MRI scans reveal OCD alters the brain’s decision-making mechanisms
Researchers have scanned the brains of adolescents with obsessive-compulsive disorder, OCD, while they performed decision-making tasks and identified the specific areas affected by the condition. The study sheds light on the biological basis of OCD and could be used to provide more targeted, effective treatment.
OCD is considered one of the most debilitating psychiatric illnesses. Characterized by a pattern of distressing and unwanted thoughts and fears (obsessions) that trigger time-consuming repetitive behaviors (compulsions), the disorder often has a profound effect on social functioning and quality of life. OCD usually presents during childhood or adolescence.
New research by the University of New South Wales Sydney has examined the biological basis of OCD in adolescents, shedding light on how the disorder affects how the brain makes decisions and controls behavior.
“These repetitive actions, obsessions and compulsions aren’t completely under the control of someone with OCD,” said Iain Perkes, lead author of the study. “Otherwise, they would simply choose not to do them. So, there was good reason to think that those decision-making mechanisms in the brain go awry in the case of OCD.”
The researchers recruited 20 adolescents with OCD and 21 healthy adolescents and asked them to complete decision-making tasks to gain small food rewards while inside an MRI scanner that measured blood flow in the brain. For example, one activity involved playing a computer game where they tilted a vending machine in different directions, each corresponding to a different snack.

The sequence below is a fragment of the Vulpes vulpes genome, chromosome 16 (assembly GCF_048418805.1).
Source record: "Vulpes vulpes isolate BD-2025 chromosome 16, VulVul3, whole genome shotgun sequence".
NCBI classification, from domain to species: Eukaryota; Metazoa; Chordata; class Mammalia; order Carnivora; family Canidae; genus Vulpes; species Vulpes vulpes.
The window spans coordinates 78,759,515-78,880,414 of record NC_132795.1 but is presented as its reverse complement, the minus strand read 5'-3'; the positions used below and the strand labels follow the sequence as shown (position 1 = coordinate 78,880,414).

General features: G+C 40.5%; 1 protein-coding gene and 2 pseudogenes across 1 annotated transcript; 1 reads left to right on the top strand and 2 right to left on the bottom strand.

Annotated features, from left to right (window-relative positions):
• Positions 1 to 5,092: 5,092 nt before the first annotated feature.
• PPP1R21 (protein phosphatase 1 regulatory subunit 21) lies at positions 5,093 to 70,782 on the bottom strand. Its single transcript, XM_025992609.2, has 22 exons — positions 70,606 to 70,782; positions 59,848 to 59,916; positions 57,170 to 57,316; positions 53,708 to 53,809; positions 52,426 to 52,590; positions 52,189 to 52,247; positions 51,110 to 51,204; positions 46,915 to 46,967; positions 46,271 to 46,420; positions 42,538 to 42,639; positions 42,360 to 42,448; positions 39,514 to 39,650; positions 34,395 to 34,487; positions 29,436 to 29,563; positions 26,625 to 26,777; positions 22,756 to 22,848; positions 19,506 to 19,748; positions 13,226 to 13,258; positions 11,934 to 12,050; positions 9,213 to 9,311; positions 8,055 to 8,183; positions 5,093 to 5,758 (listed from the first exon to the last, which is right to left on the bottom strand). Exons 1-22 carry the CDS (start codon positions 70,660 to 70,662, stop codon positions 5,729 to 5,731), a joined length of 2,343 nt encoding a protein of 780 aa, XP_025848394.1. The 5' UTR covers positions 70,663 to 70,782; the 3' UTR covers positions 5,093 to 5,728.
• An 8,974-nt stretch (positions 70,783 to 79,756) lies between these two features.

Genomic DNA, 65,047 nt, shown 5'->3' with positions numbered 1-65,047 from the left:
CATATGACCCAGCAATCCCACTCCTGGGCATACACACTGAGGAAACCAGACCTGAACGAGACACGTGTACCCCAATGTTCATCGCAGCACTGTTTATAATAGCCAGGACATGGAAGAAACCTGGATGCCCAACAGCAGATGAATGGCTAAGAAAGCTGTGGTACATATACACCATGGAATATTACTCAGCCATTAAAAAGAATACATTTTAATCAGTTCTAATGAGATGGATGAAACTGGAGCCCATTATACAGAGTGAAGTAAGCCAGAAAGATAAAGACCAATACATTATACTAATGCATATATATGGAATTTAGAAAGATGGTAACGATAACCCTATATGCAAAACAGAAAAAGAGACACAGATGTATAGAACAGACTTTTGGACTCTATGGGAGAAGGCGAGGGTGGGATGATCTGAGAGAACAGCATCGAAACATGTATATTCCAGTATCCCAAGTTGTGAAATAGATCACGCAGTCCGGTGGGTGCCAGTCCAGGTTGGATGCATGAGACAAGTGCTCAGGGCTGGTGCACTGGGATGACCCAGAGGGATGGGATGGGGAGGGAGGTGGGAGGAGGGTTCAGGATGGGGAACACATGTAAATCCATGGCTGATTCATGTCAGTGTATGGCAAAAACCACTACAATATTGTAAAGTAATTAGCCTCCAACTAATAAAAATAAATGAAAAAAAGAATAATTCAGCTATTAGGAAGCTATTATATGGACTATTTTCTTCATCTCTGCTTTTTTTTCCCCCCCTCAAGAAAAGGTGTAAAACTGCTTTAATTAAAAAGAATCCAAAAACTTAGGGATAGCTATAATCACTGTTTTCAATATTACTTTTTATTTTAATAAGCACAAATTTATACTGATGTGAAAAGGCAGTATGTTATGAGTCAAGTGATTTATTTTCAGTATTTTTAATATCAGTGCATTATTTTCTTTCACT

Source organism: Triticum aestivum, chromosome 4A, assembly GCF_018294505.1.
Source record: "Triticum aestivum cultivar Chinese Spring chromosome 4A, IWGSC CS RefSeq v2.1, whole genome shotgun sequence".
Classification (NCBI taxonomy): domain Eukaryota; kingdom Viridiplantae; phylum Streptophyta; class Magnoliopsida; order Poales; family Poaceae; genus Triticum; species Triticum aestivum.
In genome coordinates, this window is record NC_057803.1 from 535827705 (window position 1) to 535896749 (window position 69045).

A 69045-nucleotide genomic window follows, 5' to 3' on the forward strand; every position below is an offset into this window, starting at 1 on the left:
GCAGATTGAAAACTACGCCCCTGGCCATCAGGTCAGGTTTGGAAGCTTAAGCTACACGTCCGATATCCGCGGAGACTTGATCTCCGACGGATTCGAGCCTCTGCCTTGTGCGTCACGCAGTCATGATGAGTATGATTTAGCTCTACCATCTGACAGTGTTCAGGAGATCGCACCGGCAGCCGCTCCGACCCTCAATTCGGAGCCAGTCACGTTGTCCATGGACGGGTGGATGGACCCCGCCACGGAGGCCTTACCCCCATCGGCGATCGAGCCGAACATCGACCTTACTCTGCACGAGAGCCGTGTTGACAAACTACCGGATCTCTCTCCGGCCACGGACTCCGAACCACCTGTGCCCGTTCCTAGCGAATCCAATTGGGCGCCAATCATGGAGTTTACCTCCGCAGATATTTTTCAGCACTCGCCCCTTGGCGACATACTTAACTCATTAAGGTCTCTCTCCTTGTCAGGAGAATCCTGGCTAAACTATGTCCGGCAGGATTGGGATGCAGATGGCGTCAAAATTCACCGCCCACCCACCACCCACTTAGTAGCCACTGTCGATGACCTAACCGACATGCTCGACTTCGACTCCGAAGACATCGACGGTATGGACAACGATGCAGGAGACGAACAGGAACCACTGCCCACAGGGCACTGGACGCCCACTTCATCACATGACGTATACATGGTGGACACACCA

“We make decisions every day based on environmental cues – for example, stop signals and go signals that we see at traffic lights,” Perkes said. “These cues allow us to predict the circumstances around us.”
Before one of the decision-making tasks, the ‘value’ of the food was reduced by participants being shown a video of insects – such as a cockroach – crawling over the food.
“We wanted to see how changing the value of the reward would change the choice of action for healthy young people, versus young people with OCD,” said Perkes.
Adolescents with OCD struggled to make choices and control their behavior to gain food rewards compared to the control group and reducing the value of the food had little influence on their behavior during tasks.
“People with OCD experience difficulties using reward signals to guide their choices in an adaptive way,” Perkes said. “Those behavioral difficulties are associated with changes in the brain.”
MRI scans showed different patterns of brain activity in adolescents with OCD compared to controls. The differences were particularly strong in the orbitofrontal cortex (OFC), a region in the frontal lobe involved in decision-making and behavioral control.
During decision-making tasks, the lateral OFC showed hypoactivity in participants with OCD, whereas the medial OFC showed hyperactivity. The researchers also found that hyperactivity was linked to the severity of OCD symptoms, supporting the connection between decision-making performance and the disorder.
The researchers say their findings provide a greater understanding of the biological basis for OCD, which may reduce the stigma associated with the disorder.
“As we understand the biological reality and underpinnings of mental health conditions like OCD, it helps to reduce stigma,” said Perkes. “It shifts the dialogue from ‘Just pull your socks up, work harder’ to ‘There are changes in the brain; that’s a real health condition.’”
The findings also have the potential to lead to better treatments. For example, it may lead to more targeted transcranial magnetic stimulation, a treatment that uses magnetic fields to stimulate nerve cells in the brain.
“We know that for one-third of people living with OCD, they don’t respond to first-line treatments,” Perkes said. “There is a real need to continue discovering new and better treatment paradigms.”
The study was published in the journal Biological Psychiatry Global Open Science.
Source: UNSW Sydney